Wellbutrin: From January 1999 to December 2003, GSK promoted Wellbutrin, approved at that time only for Major Depressive Disorder, for weight loss, the treatment of sexual dysfunction, substance addictions and Attention Deficit Hyperactivity Disorder, among other off-label uses. The United States contends that GSK paid millions of dollars to doctors to speak at and attend meetings, sometimes at lavish resorts, at which the off-label uses of Wellbutrin were routinely promoted and also used sales representatives, sham advisory boards, and supposedly independent Continuing Medical Education (CME) programs to promote Wllbutrin for these unapproved uses. GSK pled guilty to misbranding Wellbutrin in that its labeling did not bear adequate directions for these off-label uses, and was sentenced to pay a criminal fine in the amount of $554,433,600 for its unlawful conduct concerning Wellbutrin.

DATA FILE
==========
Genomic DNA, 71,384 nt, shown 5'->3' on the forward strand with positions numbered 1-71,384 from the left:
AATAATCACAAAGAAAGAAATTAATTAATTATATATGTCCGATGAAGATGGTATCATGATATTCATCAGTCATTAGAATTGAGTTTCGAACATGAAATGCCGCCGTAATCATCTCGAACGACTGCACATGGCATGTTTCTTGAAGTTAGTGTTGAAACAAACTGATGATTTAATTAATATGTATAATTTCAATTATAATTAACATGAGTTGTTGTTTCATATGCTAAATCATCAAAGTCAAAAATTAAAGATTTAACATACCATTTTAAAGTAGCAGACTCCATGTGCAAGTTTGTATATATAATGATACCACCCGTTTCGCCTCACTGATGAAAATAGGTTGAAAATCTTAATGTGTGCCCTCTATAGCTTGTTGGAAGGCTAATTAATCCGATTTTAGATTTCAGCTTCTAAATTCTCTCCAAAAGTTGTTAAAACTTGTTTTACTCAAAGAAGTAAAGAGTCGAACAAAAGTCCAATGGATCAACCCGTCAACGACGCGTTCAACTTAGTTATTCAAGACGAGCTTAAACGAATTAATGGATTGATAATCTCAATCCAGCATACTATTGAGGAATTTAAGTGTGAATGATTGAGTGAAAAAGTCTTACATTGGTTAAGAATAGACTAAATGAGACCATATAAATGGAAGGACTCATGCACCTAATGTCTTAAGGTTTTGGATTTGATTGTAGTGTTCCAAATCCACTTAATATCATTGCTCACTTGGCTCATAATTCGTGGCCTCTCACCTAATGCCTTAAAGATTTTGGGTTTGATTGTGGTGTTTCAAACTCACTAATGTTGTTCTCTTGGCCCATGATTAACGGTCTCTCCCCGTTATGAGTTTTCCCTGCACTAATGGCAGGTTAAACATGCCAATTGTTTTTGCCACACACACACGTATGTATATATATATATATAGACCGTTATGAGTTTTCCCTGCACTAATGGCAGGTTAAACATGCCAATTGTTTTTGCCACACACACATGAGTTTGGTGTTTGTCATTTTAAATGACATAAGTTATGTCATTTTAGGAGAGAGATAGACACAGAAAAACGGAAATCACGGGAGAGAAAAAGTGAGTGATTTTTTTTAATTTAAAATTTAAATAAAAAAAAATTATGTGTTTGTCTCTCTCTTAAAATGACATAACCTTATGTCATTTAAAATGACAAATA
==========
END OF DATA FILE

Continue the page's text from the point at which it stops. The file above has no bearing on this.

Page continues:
Avandia: Between 2001 and 2007, GSK failed to include certain safety data about Avandia, a diabetes drug, in its Annual Reports to the FDA that are meant to allow the FDA to determine if a drug continues to be safe for its approved indications and to spot drug safety trends. The missing information included data regarding certain post-marketing studies, as well as data regarding two studies undertaken in response to European regulators’ concerns about the cardiovascular safety of Avandia. Although GSK provided the data to the FDA in other forms, it was not provided as required in the Annual Reports. Since 2007, the FDA has added two black box warnings to the Avandia label to alert physicians about the potential increased risk of (1) congestive heart failure, and (2) myocardial infarction (heart attack). GSK pled guilty to failing to report data to the FDA and was sentenced to pay a criminal fine in the amount of $242,612,800 for its unlawful conduct concerning Avandia.
Ortiz’s Health Care Fraud Team